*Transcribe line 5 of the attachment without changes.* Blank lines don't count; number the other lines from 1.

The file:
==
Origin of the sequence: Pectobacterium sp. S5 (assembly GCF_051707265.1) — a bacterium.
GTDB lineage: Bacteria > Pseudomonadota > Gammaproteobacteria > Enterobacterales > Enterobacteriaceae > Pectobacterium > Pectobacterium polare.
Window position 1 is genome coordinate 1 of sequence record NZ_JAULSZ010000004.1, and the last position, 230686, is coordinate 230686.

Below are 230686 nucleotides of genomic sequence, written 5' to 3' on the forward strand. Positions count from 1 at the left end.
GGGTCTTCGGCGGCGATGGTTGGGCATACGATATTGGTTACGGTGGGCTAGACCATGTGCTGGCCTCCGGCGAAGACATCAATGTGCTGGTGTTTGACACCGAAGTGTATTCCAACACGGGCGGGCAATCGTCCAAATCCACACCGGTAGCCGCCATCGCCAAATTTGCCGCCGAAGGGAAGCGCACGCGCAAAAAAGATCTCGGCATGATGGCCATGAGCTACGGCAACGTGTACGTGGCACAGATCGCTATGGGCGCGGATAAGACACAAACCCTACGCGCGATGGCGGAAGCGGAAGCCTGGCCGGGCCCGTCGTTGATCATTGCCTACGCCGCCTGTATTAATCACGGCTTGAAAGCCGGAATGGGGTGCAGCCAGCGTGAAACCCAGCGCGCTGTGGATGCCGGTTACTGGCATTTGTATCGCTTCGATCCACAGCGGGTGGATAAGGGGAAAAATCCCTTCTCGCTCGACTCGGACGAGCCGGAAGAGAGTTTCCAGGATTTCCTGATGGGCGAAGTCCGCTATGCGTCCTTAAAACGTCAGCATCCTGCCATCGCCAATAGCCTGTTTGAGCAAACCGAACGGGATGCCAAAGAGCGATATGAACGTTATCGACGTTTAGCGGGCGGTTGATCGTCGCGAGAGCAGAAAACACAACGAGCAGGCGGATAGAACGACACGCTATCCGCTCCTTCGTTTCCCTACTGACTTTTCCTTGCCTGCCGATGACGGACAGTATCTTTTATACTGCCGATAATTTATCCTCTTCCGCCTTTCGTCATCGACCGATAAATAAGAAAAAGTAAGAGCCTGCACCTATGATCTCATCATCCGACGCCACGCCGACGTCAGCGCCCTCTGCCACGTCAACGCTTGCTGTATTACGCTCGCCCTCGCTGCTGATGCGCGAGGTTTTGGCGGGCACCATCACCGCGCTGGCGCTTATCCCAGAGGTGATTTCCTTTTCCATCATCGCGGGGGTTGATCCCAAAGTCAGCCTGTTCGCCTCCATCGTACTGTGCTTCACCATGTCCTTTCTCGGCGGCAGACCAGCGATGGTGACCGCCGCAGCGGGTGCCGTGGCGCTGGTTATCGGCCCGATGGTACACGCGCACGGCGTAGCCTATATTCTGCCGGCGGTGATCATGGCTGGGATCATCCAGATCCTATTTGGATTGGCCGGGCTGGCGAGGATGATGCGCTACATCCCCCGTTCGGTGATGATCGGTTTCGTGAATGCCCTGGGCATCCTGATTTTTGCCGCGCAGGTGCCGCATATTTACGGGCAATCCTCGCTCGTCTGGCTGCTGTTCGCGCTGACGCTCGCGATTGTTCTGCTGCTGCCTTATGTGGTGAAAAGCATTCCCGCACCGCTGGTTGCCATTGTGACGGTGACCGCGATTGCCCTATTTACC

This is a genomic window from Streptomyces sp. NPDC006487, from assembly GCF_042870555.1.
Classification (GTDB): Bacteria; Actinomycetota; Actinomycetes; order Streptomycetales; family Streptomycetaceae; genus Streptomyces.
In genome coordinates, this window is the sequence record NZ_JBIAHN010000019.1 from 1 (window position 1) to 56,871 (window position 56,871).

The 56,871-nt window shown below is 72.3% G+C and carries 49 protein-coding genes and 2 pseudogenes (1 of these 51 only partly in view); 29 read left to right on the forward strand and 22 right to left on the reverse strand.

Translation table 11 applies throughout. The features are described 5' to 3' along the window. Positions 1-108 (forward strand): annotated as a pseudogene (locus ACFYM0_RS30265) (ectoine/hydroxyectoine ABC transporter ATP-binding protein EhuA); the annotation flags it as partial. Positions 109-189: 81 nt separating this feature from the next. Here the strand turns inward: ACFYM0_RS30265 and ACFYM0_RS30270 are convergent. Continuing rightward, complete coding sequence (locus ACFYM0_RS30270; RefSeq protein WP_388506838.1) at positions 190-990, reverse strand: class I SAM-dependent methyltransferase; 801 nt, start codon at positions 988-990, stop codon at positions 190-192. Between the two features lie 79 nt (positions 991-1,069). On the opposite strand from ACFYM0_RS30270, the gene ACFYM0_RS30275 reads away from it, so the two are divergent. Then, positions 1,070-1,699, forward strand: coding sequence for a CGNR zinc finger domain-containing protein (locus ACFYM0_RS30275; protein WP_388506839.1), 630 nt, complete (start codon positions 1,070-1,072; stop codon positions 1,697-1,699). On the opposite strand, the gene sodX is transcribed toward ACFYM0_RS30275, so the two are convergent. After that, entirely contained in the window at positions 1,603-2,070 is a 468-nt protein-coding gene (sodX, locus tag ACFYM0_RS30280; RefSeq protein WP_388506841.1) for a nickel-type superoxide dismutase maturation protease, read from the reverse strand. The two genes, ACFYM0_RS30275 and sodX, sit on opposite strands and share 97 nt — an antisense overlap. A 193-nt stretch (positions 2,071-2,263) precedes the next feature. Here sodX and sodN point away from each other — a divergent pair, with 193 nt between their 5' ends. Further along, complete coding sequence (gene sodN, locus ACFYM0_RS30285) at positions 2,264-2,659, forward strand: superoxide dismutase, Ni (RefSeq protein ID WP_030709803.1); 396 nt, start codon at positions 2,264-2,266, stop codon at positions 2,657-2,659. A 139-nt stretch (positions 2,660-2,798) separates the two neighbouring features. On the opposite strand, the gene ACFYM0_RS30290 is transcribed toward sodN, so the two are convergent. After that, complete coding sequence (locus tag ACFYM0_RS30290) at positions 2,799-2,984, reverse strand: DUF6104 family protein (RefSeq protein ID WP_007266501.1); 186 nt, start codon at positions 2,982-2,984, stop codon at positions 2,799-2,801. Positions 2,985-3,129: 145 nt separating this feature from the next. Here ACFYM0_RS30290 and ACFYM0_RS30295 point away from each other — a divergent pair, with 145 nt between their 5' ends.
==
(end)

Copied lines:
GGGTCTTCGGCGGCGATGGTTGGGCATACGATATTGGTTACGGTGGGCTAGACCATGTGCTGGCCTCCGGCGAAGACATCAATGTGCTGGTGTTTGACACCGAAGTGTATTCCAACACGGGCGGGCAATCGTCCAAATCCACACCGGTAGCCGCCATCGCCAAATTTGCCGCCGAAGGGAAGCGCACGCGCAAAAAAGATCTCGGCATGATGGCCATGAGCTACGGCAACGTGTACGTGGCACAGATCGCTATGGGCGCGGATAAGACACAAACCCTACGCGCGATGGCGGAAGCGGAAGCCTGGCCGGGCCCGTCGTTGATCATTGCCTACGCCGCCTGTATTAATCACGGCTTGAAAGCCGGAATGGGGTGCAGCCAGCGTGAAACCCAGCGCGCTGTGGATGCCGGTTACTGGCATTTGTATCGCTTCGATCCACAGCGGGTGGATAAGGGGAAAAATCCCTTCTCGCTCGACTCGGACGAGCCGGAAGAGAGTTTCCAGGATTTCCTGATGGGCGAAGTCCGCTATGCGTCCTTAAAACGTCAGCATCCTGCCATCGCCAATAGCCTGTTTGAGCAAACCGAACGGGATGCCAAAGAGCGATATGAACGTTATCGACGTTTAGCGGGCGGTTGATCGTCGCGAGAGCAGAAAACACAACGAGCAGGCGGATAGAACGACACGCTATCCGCTCCTTCGTTTCCCTACTGACTTTTCCTTGCCTGCCGATGACGGACAGTATCTTTTATACTGCCGATAATTTATCCTCTTCCGCCTTTCGTCATCGACCGATAAATAAGAAAAAGTAAGAGCCTGCACCTATGATCTCATCATCCGACGCCACGCCGACGTCAGCGCCCTCTGCCACGTCAACGCTTGCTGTATTACGCTCGCCCTCGCTGCTGATGCGCGAGGTTTTGGCGGGCACCATCACCGCGCTGGCGCTTATCCCAGAGGTGATTTCCTTTTCCATCATCGCGGGGGTTGATCCCAAAGTCAGCCTGTTCGCCTCCATCGTACTGTGCTTCACCATGTCCTTTCTCGGCGGCAGACCAGCGATGGTGACCGCCGCAGCGGGTGCCGTGGCGCTGGTTATCGGCCCGATGGTACACGCGCACGGCGTAGCCTATATTCTGCCGGCGGTGATCATGGCTGGGATCATCCAGATCCTATTTGGATTGGCCGGGCTGGCGAGGATGATGCGCTACATCCCCCGTTCGGTGATGATCGGTTTCGTGAATGCCCTGGGCATCCTGATTTTTGCCGCGCAGGTGCCGCATATTTACGGGCAATCCTCGCTCGTCTGGCTGCTGTTCGCGCTGACGCTCGCGATTGTTCTGCTGCTGCCTTATGTGGTGAAAAGCATTCCCGCACCGCTGGTTGCCATTGTGACGGTGACCGCGATTGCCCTATTTACC